< Previous | Next >

OTA 2002 - Session 10

Visit Resource Review It Rate It Bookmark It

Location: http://www.hwbf.org/ota/am/ota02/otapa/OTA02065.htm

Description: OTA 2002 - Session 10 Session X - Upper Extremity Sun., 10/13/02 Upper Extremity, Paper #65, 10:29 AM A Randomized Controlled Trial of Closed Reduction and Casting versus Closed Reduction and External Fixation for Distal Radius Fractures with Metaphyseal Displacement but Without Joint Incongruity Hans J. Kreder, MD, FRCS(C) ; Douglas P. Hanel, MD; Julie Agel, MA, ATC; Michael D. McKee, MD, FRCS(C); Thomas E. Trumble, MD; University of Toronto, Toronto, Ontario, Canada; Harborview Medical Center, Seattle, Washington, USA; University of Minnesota, Minneapolis, Minnesota, USA (-OREF Grant) Purpose: We compared closed reduction and casting with closed reduction and external fixation for repair of distal radius fractures with metaphyseal displacement but without joint incongruity in a multicenter randomized clinical trial. Methods: We randomized 113 eligible patients with distal radius fractures with metaphyseal displacement but without joint incongruity to repair with either closed reduction and casting ( N = 59) or closed reduction and external fixation ( N = 54). For five patients randomized to cast treatment, an open procedure was required within the first 3 weeks because of significant loss of correction. One patient randomized to external fixation underwent open reduction and internal fixation because of displacement of a previously undisplaced partial articular fracture. The patients were evaluated at 6 weeks, 6 months, and 1 and 2 years. Upper extremity function, as measured by using the upper extremity module of the Musculoskeletal Function Assessment, represented the primary endpoint. Pain, Jebsen Taylor functional test score, range of motion, and grip and pinch strength were evaluated as secondary outcomes. Repeated measures analysis of variance was used to compare outcome between the two study groups. We compared the results at each time interval by using the Student's t -test or chi square test to evaluate the outcome data. Results: By 2 years, Jebsen Taylor scores and pain scores were similar to population age- and sex-matched control scores in both study groups. At all evaluation time points, there was a trend toward better function in the external fixation group; however, this did not reach statistical significance ( P <0.05). The mean difference in upper extremity function scores at 2 years (the primary endpoint) was 5.5 in favor of external fixation (power = 0.161). Results of approximately 896 patients would have been required to obtain 80% statistical power. There were six pin site infections in the external fixation group (14%), with one deep infection requiring curettage (2%). One patient in the external fixation group (2%) and two in the cast group (6%) developed a reflex sympathetic dystrophy ( P = 0.585). There was no statistically significant difference in the radiographic restoration of anatomic parameters, although there was a trend toward better length and palmar tilt restoration with use of external fixation ( P >0.05). Discussion and Conclusions: Upper extremity function, Jebsen Taylor, and pain scores, and grip strength improved significantly the 1st year of the study for all patients. There was a trend toward better functional, clinical, and radiographic outcomes with use of immediate external fixation for distal radius fractures with metaphyseal displacement and a congruous joint.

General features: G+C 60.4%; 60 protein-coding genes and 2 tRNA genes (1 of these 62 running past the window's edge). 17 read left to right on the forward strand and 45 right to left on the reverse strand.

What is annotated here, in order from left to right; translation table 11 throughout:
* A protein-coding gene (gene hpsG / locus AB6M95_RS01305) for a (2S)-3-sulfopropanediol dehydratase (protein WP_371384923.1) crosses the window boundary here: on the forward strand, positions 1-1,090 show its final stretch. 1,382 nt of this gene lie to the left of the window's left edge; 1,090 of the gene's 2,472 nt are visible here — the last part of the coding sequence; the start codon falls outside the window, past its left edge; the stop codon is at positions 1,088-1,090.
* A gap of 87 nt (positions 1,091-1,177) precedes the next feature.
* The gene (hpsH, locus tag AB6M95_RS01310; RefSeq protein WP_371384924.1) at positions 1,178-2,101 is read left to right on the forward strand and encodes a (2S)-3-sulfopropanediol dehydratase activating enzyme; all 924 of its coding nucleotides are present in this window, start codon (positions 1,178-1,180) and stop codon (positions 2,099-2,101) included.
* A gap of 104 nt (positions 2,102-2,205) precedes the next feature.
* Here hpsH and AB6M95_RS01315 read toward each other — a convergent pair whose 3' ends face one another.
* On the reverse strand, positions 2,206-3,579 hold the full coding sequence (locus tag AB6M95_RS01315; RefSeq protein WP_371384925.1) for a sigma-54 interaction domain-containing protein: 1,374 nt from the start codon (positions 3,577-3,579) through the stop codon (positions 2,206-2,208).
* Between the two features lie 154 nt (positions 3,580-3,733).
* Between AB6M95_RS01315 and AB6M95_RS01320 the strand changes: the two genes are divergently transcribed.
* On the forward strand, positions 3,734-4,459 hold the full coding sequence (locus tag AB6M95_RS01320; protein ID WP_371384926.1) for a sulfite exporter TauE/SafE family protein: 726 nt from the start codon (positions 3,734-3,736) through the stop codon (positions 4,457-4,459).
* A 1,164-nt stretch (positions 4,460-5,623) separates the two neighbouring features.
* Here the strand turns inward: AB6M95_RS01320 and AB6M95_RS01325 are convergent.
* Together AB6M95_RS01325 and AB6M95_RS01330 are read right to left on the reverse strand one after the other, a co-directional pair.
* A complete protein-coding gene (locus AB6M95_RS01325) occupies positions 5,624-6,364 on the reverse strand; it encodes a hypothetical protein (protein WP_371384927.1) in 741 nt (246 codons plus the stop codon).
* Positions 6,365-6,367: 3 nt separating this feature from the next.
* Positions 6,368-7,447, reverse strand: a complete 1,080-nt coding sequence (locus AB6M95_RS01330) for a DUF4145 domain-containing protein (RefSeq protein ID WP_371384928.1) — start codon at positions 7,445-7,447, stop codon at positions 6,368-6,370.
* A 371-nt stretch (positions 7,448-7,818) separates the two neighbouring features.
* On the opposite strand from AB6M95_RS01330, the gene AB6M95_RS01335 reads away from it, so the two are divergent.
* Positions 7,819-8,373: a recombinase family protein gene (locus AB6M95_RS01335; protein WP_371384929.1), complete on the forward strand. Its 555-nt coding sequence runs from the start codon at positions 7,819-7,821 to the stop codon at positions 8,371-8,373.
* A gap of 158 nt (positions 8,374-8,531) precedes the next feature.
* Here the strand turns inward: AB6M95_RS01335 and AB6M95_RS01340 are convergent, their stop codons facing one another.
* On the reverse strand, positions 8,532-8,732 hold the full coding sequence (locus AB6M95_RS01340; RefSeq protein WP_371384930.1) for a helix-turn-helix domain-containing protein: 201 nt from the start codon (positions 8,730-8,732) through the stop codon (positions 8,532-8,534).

Type: Not available
Author/Contact: Not available
Institution: Not available
Primary Subject/Category:

Language: English

Submitted by: admin
Hits: 517
Added: Tue Nov 01 2005